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We know we need to do more to recover nature and increase the benefits it provides to our people and our economy.
Defra and Natural England are bringing together partners, legislation and funding, to create the Nature Recovery Network (NRN). Together, we will deliver the Network by restoring and enhancing England’s wildlife-rich places.
Creating a national network
The NRN will be a national network of wildlife-rich places. Our aim is to expand, improve and connect these places across our towns, cities and countryside.
The NRN is a major commitment in the government’s 25 Year Environment Plan and part of the forthcoming Nature Strategy.
What the NRN will achieve
The NRN will help us deal with 3 of the biggest challenges we face: biodiversity loss, climate change and wellbeing.
Establishing the NRN will:
- enhance sites designated for nature conservation and other wildlife-rich places - newly created and restored wildlife-rich habitats, corridors and stepping stones will help wildlife populations to grow and move
- improve the landscape’s resilience to climate change, providing natural solutions to reduce carbon and manage flood risk, and sustaining vital ecosystems such as improved soil, clean water and clean air
- reinforce the natural and cultural diversity of our landscapes, and protect our historic natural environment
- enable us to enjoy and connect with nature where we live, work and play - benefiting our health and wellbeing
Through our work to create the NRN, by 2042 we will:
- restore 75% of protected sites on land (including freshwaters) to favourable condition so nature can thrive
- create or restore 500,000 hectares of additional wildlife-rich habitat outside of protected sites
- recover threatened and iconic animal and plant species by providing more, diverse and better connected habitats
- support work to increase woodland cover
- achieve a range of environmental, economic and social benefits, such as carbon capture, flood management, clean water, pollination and recreation
How we will set up the NRN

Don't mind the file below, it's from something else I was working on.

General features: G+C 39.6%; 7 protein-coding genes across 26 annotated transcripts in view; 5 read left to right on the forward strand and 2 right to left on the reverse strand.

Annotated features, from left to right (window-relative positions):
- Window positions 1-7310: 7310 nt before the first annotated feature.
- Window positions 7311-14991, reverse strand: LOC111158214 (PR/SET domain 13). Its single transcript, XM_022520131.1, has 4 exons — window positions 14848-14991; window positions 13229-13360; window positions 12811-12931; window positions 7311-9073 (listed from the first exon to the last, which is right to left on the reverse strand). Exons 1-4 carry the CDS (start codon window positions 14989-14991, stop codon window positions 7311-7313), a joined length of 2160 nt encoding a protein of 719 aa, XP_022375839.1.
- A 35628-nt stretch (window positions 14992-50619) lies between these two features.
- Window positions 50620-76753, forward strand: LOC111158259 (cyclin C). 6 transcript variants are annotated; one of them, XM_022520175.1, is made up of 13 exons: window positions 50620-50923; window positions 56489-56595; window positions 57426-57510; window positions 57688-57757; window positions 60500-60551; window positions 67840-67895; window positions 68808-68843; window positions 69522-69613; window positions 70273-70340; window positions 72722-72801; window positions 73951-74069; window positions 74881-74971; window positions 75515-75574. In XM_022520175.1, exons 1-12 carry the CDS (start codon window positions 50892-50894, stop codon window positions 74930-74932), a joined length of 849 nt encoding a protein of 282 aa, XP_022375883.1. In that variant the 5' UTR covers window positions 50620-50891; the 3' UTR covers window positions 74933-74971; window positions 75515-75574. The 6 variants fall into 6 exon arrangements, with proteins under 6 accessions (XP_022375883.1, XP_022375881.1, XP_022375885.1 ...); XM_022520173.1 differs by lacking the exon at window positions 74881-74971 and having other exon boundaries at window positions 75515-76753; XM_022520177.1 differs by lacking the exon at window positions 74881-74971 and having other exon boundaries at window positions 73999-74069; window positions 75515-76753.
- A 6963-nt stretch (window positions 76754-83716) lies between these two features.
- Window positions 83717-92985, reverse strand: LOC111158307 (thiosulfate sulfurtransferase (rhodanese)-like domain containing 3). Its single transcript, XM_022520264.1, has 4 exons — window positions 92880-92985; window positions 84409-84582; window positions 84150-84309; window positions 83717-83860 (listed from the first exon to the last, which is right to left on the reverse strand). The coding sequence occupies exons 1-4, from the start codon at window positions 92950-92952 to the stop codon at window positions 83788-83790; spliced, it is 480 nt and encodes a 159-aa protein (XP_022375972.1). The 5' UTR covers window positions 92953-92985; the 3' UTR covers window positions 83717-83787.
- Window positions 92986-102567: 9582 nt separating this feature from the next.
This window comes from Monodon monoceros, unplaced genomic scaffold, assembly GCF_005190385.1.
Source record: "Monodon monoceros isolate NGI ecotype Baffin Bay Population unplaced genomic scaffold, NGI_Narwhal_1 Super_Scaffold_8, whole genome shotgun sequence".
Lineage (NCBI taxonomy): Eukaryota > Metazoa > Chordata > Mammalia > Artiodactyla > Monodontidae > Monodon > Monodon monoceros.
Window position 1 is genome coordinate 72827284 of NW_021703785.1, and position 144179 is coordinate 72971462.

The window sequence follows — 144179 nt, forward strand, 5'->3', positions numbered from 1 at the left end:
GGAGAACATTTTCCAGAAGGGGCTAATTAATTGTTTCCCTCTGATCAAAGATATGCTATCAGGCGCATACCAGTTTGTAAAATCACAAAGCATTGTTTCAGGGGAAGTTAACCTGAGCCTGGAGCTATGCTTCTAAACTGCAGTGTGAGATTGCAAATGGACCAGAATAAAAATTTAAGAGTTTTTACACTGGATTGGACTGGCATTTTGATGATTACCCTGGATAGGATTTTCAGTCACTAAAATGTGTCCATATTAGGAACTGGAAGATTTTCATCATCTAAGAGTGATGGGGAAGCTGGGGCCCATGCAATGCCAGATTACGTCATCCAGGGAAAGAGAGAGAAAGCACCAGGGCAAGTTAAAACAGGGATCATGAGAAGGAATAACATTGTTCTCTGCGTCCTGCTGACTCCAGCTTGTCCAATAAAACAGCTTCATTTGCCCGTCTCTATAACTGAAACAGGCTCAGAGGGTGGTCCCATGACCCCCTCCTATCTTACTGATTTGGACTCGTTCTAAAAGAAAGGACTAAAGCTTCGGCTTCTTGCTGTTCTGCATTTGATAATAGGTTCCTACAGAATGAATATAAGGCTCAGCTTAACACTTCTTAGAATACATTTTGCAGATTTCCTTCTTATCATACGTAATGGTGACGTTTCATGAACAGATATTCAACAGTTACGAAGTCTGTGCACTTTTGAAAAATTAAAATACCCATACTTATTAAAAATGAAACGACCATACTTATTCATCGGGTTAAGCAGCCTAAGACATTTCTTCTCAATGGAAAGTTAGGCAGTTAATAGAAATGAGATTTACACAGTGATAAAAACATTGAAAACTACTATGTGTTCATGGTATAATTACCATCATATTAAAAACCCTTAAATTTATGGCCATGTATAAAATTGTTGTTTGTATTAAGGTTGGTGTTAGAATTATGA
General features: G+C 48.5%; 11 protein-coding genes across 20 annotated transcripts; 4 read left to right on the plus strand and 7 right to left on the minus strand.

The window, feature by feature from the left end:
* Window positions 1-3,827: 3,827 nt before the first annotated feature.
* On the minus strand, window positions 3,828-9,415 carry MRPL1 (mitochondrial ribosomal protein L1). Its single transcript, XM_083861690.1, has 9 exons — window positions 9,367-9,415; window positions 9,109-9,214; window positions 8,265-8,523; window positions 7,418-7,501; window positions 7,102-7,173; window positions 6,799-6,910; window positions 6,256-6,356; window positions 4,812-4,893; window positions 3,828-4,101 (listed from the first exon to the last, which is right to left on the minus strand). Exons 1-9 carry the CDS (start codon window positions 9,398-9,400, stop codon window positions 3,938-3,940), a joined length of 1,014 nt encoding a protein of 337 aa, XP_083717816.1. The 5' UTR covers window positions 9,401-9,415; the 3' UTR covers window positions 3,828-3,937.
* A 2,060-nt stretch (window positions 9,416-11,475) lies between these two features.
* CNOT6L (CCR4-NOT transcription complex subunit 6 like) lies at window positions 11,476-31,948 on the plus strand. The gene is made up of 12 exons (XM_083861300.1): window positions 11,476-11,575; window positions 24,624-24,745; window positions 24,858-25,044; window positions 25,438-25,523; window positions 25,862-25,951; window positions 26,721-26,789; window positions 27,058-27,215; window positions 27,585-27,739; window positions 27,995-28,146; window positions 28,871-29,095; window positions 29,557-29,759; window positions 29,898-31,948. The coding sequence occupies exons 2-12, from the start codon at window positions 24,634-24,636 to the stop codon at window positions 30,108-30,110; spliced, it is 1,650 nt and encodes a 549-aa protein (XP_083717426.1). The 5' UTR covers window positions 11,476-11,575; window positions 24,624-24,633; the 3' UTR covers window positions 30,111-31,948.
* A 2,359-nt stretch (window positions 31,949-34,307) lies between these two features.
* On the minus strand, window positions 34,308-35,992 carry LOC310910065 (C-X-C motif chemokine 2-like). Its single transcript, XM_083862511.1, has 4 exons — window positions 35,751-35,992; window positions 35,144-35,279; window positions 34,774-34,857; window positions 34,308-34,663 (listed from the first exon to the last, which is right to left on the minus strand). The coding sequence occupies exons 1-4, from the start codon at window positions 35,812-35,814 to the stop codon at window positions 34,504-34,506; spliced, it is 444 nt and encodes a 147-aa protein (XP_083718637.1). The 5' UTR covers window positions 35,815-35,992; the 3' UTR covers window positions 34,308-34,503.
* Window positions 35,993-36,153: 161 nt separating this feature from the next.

To set up and achieve our objectives for the NRN we will:
- use mapping and data, especially Local Nature Recovery Strategies (LNRS)
- create partnerships, including the NRN Delivery Partnership
- integrate our goals for nature with funding streams and land management duties
Use mapping and data
We will use maps and data to identify priorities for nature’s recovery. Locally developed strategies, LNRS, are due to be introduced by the Environment Bill. These will help us to plan, prioritise and target action and investment in nature at a regional level across England. These strategies will help us to map the NRN locally and nationally.
Working together is essential to deliver the NRN. We will work in partnership with organisations and across sectors, sharing skills, knowledge and resources, to help achieve the objectives of the NRN. This partnership working includes government, land owners and managers, businesses, local communities and conservation groups.
We have set up the NRN Delivery Partnership to support partnership working.
Integrate funding and land management duties
We are establishing a range of funding and duties to underpin the NRN. This includes Countryside Stewardship and Environmental Land Management. As part of our Environmental Land Management scheme, over the next 4 years we will establish 10 Landscape Recovery projects to restore wilder landscapes, with a focus on large-scale sites.
This year (2020) the government announced further funding for nature. Our Nature for Climate Fund will provide significant funding to create, restore and manage woodland and peatland habitats. Our Green Recovery Challenge Fund, which has recently been doubled to a total of £80 million, will create a pipeline of nature-based projects to restore nature, tackle climate change and connect people with the natural environment.